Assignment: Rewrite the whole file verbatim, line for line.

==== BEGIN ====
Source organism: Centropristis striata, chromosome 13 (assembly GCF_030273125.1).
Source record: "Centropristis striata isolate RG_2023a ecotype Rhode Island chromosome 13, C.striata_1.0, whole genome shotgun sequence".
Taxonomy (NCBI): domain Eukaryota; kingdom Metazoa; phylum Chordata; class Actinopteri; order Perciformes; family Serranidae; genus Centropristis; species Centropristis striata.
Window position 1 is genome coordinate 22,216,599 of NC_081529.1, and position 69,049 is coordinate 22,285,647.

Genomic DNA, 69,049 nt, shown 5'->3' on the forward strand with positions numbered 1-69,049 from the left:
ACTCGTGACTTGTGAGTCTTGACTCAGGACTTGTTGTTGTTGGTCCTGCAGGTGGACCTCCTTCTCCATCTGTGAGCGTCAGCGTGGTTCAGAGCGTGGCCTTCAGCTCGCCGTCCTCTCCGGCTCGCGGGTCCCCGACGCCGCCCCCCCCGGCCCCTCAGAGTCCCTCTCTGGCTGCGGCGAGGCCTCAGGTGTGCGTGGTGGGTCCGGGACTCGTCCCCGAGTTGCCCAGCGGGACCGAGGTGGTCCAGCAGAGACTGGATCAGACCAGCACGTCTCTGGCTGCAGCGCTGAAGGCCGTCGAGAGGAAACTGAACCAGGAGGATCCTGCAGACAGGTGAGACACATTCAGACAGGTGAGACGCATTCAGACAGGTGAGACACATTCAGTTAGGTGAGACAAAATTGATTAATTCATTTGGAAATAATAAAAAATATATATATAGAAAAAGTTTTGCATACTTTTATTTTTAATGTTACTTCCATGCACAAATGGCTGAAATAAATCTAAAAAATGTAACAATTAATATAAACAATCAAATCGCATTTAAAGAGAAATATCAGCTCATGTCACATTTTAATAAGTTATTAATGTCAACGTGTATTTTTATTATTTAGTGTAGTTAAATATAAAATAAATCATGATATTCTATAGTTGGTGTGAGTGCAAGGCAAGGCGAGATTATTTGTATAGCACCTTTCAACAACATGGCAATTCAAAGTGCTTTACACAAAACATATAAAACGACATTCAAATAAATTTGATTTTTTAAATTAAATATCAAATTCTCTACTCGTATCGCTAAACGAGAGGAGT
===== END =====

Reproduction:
Source organism: Centropristis striata, chromosome 13 (assembly GCF_030273125.1).
Source record: "Centropristis striata isolate RG_2023a ecotype Rhode Island chromosome 13, C.striata_1.0, whole genome shotgun sequence".
Taxonomy (NCBI): domain Eukaryota; kingdom Metazoa; phylum Chordata; class Actinopteri; order Perciformes; family Serranidae; genus Centropristis; species Centropristis striata.
Window position 1 is genome coordinate 22,216,599 of NC_081529.1, and position 69,049 is coordinate 22,285,647.

Genomic DNA, 69,049 nt, shown 5'->3' on the forward strand with positions numbered 1-69,049 from the left:
ACTCGTGACTTGTGAGTCTTGACTCAGGACTTGTTGTTGTTGGTCCTGCAGGTGGACCTCCTTCTCCATCTGTGAGCGTCAGCGTGGTTCAGAGCGTGGCCTTCAGCTCGCCGTCCTCTCCGGCTCGCGGGTCCCCGACGCCGCCCCCCCCGGCCCCTCAGAGTCCCTCTCTGGCTGCGGCGAGGCCTCAGGTGTGCGTGGTGGGTCCGGGACTCGTCCCCGAGTTGCCCAGCGGGACCGAGGTGGTCCAGCAGAGACTGGATCAGACCAGCACGTCTCTGGCTGCAGCGCTGAAGGCCGTCGAGAGGAAACTGAACCAGGAGGATCCTGCAGACAGGTGAGACACATTCAGACAGGTGAGACGCATTCAGACAGGTGAGACACATTCAGTTAGGTGAGACAAAATTGATTAATTCATTTGGAAATAATAAAAAATATATATATAGAAAAAGTTTTGCATACTTTTATTTTTAATGTTACTTCCATGCACAAATGGCTGAAATAAATCTAAAAAATGTAACAATTAATATAAACAATCAAATCGCATTTAAAGAGAAATATCAGCTCATGTCACATTTTAATAAGTTATTAATGTCAACGTGTATTTTTATTATTTAGTGTAGTTAAATATAAAATAAATCATGATATTCTATAGTTGGTGTGAGTGCAAGGCAAGGCGAGATTATTTGTATAGCACCTTTCAACAACATGGCAATTCAAAGTGCTTTACACAAAACATATAAAACGACATTCAAATAAATTTGATTTTTTAAATTAAATATCAAATTCTCTACTCGTATCGCTAAACGAGAGGAGT